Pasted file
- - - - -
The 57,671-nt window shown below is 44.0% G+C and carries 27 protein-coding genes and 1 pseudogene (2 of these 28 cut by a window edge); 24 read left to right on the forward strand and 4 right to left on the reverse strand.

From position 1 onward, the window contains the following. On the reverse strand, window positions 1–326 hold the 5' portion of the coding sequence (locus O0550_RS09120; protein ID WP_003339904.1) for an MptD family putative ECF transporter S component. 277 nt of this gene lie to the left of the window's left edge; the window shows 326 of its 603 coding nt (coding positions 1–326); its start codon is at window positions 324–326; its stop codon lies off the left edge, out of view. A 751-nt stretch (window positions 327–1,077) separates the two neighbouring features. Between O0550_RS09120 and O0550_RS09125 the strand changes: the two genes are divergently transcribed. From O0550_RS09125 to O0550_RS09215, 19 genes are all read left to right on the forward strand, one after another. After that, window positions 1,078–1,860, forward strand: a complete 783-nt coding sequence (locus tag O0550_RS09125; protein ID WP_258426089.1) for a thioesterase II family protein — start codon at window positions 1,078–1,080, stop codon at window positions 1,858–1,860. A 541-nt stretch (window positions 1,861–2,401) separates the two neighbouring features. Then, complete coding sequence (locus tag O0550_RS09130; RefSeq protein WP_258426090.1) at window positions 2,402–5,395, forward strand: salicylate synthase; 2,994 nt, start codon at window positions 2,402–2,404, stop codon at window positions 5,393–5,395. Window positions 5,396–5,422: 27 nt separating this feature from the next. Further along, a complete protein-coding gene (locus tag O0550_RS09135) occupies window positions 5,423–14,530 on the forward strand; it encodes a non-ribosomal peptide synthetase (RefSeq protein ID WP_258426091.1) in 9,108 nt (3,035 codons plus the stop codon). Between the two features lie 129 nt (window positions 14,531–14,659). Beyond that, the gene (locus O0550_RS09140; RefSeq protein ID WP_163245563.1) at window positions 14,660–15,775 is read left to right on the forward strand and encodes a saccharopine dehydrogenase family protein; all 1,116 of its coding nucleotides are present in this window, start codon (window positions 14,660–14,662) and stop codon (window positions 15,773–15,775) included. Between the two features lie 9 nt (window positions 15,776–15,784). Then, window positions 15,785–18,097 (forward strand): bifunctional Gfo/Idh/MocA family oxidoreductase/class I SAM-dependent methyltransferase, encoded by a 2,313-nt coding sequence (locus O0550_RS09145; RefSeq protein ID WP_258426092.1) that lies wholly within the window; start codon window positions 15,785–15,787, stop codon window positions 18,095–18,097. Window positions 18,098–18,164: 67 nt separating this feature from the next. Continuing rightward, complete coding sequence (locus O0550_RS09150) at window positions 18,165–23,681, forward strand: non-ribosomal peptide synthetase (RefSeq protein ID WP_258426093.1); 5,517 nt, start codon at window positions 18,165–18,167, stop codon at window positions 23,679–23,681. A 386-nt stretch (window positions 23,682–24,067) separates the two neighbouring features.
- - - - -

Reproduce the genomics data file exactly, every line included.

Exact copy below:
The 57,671-nt window shown below is 44.0% G+C and carries 27 protein-coding genes and 1 pseudogene (2 of these 28 cut by a window edge); 24 read left to right on the forward strand and 4 right to left on the reverse strand.

From position 1 onward, the window contains the following. On the reverse strand, window positions 1–326 hold the 5' portion of the coding sequence (locus O0550_RS09120; protein ID WP_003339904.1) for an MptD family putative ECF transporter S component. 277 nt of this gene lie to the left of the window's left edge; the window shows 326 of its 603 coding nt (coding positions 1–326); its start codon is at window positions 324–326; its stop codon lies off the left edge, out of view. A 751-nt stretch (window positions 327–1,077) separates the two neighbouring features. Between O0550_RS09120 and O0550_RS09125 the strand changes: the two genes are divergently transcribed. From O0550_RS09125 to O0550_RS09215, 19 genes are all read left to right on the forward strand, one after another. After that, window positions 1,078–1,860, forward strand: a complete 783-nt coding sequence (locus tag O0550_RS09125; protein ID WP_258426089.1) for a thioesterase II family protein — start codon at window positions 1,078–1,080, stop codon at window positions 1,858–1,860. A 541-nt stretch (window positions 1,861–2,401) separates the two neighbouring features. Then, complete coding sequence (locus tag O0550_RS09130; RefSeq protein WP_258426090.1) at window positions 2,402–5,395, forward strand: salicylate synthase; 2,994 nt, start codon at window positions 2,402–2,404, stop codon at window positions 5,393–5,395. Window positions 5,396–5,422: 27 nt separating this feature from the next. Further along, a complete protein-coding gene (locus tag O0550_RS09135) occupies window positions 5,423–14,530 on the forward strand; it encodes a non-ribosomal peptide synthetase (RefSeq protein ID WP_258426091.1) in 9,108 nt (3,035 codons plus the stop codon). Between the two features lie 129 nt (window positions 14,531–14,659). Beyond that, the gene (locus O0550_RS09140; RefSeq protein ID WP_163245563.1) at window positions 14,660–15,775 is read left to right on the forward strand and encodes a saccharopine dehydrogenase family protein; all 1,116 of its coding nucleotides are present in this window, start codon (window positions 14,660–14,662) and stop codon (window positions 15,773–15,775) included. Between the two features lie 9 nt (window positions 15,776–15,784). Then, window positions 15,785–18,097 (forward strand): bifunctional Gfo/Idh/MocA family oxidoreductase/class I SAM-dependent methyltransferase, encoded by a 2,313-nt coding sequence (locus O0550_RS09145; RefSeq protein ID WP_258426092.1) that lies wholly within the window; start codon window positions 15,785–15,787, stop codon window positions 18,095–18,097. Window positions 18,098–18,164: 67 nt separating this feature from the next. Continuing rightward, complete coding sequence (locus O0550_RS09150) at window positions 18,165–23,681, forward strand: non-ribosomal peptide synthetase (RefSeq protein ID WP_258426093.1); 5,517 nt, start codon at window positions 18,165–18,167, stop codon at window positions 23,679–23,681. A 386-nt stretch (window positions 23,682–24,067) separates the two neighbouring features.